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Redistricting Commission Seeks Partisan Counsel, Citizen Member Democrats Oppose

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Citizen members that were selected by Democrats broke away from the rest of Virginia’s Redistricting Commission in two votes over the character of legal counsel the commission would hire in a meeting Monday.

Voters approved a hybrid approach to redistricting in the hopes that it could take partisanship out of the process. Observers have wondered how legislators would differ in their approaches from members coming from the general assembly, and the differences were on display on Monday.

The commission was voting on whether to hire lawyers with a political affiliation: one Republican-leaning firm, another leaning Democrat. Senator Steve Newman said partisanship in this field was a reality.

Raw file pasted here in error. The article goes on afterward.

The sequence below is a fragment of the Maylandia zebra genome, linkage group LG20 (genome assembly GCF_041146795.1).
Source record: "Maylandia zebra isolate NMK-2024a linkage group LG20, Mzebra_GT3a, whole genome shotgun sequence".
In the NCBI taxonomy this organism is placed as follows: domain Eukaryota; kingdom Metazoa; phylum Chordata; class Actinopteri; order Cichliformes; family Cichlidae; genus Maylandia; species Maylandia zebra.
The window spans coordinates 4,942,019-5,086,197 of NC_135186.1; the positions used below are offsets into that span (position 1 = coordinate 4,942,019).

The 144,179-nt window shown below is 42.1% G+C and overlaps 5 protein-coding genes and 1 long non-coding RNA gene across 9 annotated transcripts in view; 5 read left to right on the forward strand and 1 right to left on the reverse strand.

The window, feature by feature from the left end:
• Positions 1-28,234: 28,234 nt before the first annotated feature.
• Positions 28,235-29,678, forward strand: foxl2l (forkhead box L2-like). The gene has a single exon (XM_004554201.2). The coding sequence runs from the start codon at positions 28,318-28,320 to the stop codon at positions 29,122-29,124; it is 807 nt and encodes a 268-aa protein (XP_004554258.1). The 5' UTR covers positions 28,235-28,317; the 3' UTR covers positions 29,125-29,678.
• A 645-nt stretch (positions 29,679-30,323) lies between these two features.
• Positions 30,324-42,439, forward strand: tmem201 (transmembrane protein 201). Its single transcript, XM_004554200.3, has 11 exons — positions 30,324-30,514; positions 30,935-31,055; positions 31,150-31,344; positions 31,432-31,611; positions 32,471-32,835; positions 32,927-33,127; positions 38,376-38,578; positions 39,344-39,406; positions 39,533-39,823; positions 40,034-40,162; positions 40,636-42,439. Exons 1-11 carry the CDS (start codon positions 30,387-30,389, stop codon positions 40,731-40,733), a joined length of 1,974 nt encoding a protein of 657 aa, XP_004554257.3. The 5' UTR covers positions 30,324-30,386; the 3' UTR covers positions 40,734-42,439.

There are very few individuals that do this work at all, and all of them do it from one party or the other,” said Newman. “That unicorn out there really doesn't exist.”

Greta Harris, a housing advocate on the commission, said they should at least try to find a non-partisan firm.

“I don't think it hurts anything to be able to put out both strategies for trying to get the best legal counsel that keeps us within the spirit and intent of the law, said Harris.

Eventually both of these proposals came up for a vote. Most of the commission voted in favor of having two partisan firms. All of the citizen members who were chosen by the democrats supporting looking for a non-Partisan firm. Delegate Marcus Simon, also a Democrat, voted for that proposal too.

This report, provided by Virginia Public Radio, was made possible with support from the Virginia Education Association.

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